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Mitosis is a cell division process that results in two daughter cells. Each of those cells has the same number and kind of chromosomes as the parent nucleus. In other words, Mitosis is defined as a part of the cell cycle when replicated chromosomes are separated into two nuclei.
On the other hand, meiosis involves the process of two successive cell divisions and results in four daughter cells. Biologically, it is referred to as a special type of cell division that reduces the number of chromosomes by half. The process occurs in a sexually reproducing single-celled and multi cellular eukaryotes.
The concept of Meiosis is primarily based on the process where a single cell divides twice in order to produce four cells. It contains half the original amount of genetic information. These cells are also known as the sex cells; eggs in females and sperms in males. Meiosis can be divided into 9 stages. Here’s everything you should know about. Take a look.
Figure 1: The Stages of Meiosis
3. Prophase I:
4. Metaphase I:
5. Anaphase I:
6. Telophase I and Cytokinesis:
7. Prophase II:
8. Metaphase II:
9. Anaphase II:
10. Telophase II and Cytokinesis:
Now that you are aware of the meiosis definition and the different stages involved in the process, let’s talk about the fundamentals of Mitosis.
Mitosis is the cell division where the mother cell divides in order to produce two new daughter cells. These are genetically identical to one another. In this particular part of the cell division process, the DNA of the cell’s nucleus is divided into two equal sets of chromosomes. The majority of cell division that happens in our body involves the process of Mitosis.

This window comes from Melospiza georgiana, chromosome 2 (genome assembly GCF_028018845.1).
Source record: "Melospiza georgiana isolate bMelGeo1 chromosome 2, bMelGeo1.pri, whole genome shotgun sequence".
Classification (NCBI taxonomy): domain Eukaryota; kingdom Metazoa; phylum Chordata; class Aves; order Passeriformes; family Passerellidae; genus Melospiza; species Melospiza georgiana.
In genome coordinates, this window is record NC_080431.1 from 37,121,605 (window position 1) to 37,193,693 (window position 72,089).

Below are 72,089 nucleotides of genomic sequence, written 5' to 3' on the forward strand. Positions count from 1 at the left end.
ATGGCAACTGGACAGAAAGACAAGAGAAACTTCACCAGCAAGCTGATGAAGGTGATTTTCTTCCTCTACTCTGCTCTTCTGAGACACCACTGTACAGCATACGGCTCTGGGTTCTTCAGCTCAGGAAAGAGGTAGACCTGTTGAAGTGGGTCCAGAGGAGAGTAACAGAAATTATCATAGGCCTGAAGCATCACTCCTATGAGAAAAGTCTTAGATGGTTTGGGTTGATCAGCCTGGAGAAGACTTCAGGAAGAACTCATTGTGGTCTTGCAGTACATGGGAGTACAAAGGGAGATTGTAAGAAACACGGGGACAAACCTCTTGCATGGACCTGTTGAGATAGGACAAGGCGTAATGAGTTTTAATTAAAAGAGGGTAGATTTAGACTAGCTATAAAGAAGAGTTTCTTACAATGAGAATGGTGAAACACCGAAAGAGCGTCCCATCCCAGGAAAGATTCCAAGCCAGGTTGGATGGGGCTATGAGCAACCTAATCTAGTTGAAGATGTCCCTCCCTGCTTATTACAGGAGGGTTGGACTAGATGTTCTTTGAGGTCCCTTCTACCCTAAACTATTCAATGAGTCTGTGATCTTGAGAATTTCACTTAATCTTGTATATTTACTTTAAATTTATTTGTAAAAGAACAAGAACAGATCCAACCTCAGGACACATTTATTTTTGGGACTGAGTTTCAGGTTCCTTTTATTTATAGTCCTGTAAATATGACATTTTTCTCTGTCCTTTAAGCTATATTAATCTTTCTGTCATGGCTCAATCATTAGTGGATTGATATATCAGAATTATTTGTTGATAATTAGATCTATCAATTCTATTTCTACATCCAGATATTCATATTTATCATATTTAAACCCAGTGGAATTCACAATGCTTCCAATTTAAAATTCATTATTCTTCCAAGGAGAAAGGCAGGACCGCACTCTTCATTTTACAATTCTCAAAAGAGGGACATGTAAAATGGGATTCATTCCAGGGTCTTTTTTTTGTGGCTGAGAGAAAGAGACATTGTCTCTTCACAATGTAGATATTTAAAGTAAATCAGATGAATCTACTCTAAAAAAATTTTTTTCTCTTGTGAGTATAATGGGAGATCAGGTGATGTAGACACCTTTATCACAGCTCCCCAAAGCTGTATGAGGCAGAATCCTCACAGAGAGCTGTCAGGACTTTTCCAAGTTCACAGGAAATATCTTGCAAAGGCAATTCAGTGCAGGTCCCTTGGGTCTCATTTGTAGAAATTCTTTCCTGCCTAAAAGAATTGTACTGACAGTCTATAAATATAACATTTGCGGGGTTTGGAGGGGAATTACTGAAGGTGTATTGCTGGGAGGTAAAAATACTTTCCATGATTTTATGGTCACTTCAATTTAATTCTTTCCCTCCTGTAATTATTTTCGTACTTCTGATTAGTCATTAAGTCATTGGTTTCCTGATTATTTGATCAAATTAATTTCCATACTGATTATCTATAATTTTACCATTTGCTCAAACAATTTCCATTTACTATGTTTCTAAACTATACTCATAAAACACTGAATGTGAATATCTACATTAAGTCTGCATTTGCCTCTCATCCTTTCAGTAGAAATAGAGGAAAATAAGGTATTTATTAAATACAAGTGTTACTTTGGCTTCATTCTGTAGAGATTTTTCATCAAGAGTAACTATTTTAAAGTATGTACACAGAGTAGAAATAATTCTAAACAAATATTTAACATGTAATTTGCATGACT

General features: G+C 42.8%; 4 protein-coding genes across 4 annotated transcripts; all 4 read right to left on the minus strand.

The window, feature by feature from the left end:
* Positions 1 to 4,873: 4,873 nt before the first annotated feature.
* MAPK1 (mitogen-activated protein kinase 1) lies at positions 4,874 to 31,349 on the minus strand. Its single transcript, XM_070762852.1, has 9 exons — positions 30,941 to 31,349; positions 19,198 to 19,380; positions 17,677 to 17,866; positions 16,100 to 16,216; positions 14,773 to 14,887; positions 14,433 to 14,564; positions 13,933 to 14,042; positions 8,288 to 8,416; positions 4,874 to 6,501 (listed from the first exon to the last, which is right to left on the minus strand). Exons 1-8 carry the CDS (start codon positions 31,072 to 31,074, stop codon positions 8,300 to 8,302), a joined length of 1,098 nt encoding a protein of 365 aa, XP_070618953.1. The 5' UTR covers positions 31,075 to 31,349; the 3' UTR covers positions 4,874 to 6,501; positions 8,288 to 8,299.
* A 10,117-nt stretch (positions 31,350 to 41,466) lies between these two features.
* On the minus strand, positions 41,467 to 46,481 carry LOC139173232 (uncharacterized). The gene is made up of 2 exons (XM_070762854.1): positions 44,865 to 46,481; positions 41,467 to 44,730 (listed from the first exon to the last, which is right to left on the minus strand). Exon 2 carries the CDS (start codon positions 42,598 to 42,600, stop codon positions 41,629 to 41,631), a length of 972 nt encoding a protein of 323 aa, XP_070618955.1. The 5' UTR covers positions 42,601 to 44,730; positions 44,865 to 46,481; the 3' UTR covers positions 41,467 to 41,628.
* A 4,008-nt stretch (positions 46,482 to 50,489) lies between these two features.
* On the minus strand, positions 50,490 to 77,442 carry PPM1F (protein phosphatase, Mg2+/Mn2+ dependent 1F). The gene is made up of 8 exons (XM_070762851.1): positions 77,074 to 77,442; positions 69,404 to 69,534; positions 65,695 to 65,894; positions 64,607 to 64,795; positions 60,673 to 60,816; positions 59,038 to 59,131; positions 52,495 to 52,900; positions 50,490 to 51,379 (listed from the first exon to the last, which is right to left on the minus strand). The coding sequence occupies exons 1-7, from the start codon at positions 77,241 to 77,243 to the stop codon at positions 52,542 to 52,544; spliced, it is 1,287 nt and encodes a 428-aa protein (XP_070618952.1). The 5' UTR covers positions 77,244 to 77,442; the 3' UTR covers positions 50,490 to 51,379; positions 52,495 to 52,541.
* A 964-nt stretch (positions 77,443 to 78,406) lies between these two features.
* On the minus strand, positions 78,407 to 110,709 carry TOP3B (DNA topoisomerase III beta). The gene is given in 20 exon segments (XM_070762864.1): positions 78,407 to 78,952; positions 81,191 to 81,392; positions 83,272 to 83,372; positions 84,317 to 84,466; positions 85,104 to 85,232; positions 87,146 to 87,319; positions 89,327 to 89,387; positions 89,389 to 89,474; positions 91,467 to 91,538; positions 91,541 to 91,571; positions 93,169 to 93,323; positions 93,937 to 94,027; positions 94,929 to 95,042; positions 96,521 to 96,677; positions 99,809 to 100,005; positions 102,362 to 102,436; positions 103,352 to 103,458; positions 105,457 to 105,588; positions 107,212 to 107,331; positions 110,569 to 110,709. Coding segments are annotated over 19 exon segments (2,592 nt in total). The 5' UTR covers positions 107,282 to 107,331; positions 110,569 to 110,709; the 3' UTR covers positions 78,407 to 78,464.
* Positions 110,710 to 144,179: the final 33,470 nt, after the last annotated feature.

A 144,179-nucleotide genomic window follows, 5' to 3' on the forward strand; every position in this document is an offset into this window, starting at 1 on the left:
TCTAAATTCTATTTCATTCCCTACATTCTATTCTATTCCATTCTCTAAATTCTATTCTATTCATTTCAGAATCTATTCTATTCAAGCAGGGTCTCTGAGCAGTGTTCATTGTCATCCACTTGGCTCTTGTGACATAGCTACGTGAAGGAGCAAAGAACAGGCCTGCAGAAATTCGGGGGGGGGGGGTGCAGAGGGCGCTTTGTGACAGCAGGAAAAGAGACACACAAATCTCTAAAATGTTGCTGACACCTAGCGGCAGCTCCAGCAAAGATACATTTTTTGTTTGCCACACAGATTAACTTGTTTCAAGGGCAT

It populates the organism’s body with cells. This particular process involves the replacement of old, worn-out cells with the new ones.
Mitosis consists of four basic stages; namely Prophase, Metaphase, Anaphase and Telophase. Let’s delve deep into the fundamental aspects of each of the stages.
Figure 2: The 4 Stages of Mitosis
Early Prophase: At the stage of early prophasethe cell tends to break down some structures and build up others. This, as a result, sets the stage for division of the chromosomes. The chromosomes start to condense and the mitotic spindle begins to form. Eventually, a part of the nucleus where ribosomes are created disappears. This is an indication that the nucleus is all set to break down.
Late Prophase: Also known as the Prometaphase, the mitotic spindle starts capturing and organising the chromosomes during the stage of Late Prophase. The chromosomes are very compact as they finish condensing, and the nuclear envelope breaks down, releasing the chromosomes. Eventually, the mitotic spindle grows more with some of the microtubules beginning to capture the chromosomes.
This is one crucial phase where the spindle captures all the chromosomes and lines them up at the middle of the cell. At this stage, all the chromosomes align at the metaphase plate. The two kinetochores of each chromosome are attached to the microtubules.
Before advancing to the next stage of Anaphase, the cell will check and make sure that all the chromosomes are at the Metaphase plate with the kinetochores appropriately attached to the microtubules.